HTML and CSS Reference
In-Depth Information
The combination of multiple rules, with elements inheriting some properties and
overriding others, is the idea of the cascade that CSS is named for. The general idea of the
cascade, in effect, is that it provides a system to sort out which rules apply to a document
that has many style sheets. For example, a rule for a specific <p> tag marked with an id
attribute is more powerful than a class rule applied to <p> , which in turn is more powerful
than a rule for the p element itself. Inline styles set with a style attribute are more important
than a document-wide style or linked style. An easy way to think about which rule wins is to
follow these helpful rules of thumb:
• The more specific the rule the more powerful.
• The closer the rule is to the tag the more powerful.
So with these rules, we see that id rules are more specific than class rules and thus
will override them. Inline styles are closer to tags than document-wide or external style
rules and thus take precedence, and so on.
T IP There is an actual process to determine the specificity of a particular rule versus another by
assigning numeric values to each rule, but if a designer requires such a careful analysis of the
style rules to determine an end result, the style sheet is simply too complex.
!important Override
If a particular rule should never be overridden by another rule, the !important indication
should be used. For a rule never to be ignored, insert the indication !important just before
the semicolon of the rule. For example, to always set all paragraphs to red text, you might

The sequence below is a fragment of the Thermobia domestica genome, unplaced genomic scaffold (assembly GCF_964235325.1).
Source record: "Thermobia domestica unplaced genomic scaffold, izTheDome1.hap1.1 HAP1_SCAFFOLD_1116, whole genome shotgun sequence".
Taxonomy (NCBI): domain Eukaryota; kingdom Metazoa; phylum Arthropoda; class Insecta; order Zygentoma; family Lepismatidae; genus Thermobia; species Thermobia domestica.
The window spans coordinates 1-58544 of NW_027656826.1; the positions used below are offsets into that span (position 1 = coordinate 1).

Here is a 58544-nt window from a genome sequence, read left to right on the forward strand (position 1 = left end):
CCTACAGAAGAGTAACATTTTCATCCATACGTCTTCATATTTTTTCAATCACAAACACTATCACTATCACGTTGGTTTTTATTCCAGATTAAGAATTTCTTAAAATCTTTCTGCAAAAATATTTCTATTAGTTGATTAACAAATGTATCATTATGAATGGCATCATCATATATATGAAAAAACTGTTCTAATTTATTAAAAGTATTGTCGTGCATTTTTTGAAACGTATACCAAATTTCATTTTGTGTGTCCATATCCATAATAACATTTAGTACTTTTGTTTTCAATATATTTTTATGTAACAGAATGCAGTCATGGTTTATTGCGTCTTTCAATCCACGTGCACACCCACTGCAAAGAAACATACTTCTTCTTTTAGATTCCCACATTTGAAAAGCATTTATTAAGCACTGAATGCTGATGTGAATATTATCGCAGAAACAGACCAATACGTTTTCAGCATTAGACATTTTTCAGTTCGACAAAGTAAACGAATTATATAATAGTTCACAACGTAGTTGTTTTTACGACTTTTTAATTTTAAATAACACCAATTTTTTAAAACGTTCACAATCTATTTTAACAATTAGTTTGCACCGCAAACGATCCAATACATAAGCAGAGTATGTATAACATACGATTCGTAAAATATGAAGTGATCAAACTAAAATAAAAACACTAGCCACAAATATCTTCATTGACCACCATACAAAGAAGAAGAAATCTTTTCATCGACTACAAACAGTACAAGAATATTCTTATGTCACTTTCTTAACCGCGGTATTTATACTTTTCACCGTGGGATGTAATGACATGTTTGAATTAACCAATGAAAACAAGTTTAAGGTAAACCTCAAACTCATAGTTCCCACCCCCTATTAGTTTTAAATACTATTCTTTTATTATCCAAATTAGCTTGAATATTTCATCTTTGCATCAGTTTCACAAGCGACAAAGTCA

use the following:
p {color: red !important; font-size: 12px;}
Later on, you might have a paragraph with an inline style such as this:
<p style="color: green; font-size: 24px;"> This is a test </p>
In this paragraph, the text would still be red due to the inclusion of the !important
indicator, although it would be larger because that rule was overridden as expected. When
using the !important indicator, always make sure to put it at the end of a rule; otherwise,
it will be ignored. Using the !important override is not encouraged but it is an easy way to
force a style and can be useful if finding the originating source of a value is difficult.
Now that we have discussed the general sense of rules being applied to a document
tree, let's discuss the selectors that bind particular CSS rules to sections of a document.
To understand CSS rules, you must first master selectors. We have briefly introduced basic
selectors such as element values and will review those first, but don't move on too quickly,
because there are many more selectors to discuss.
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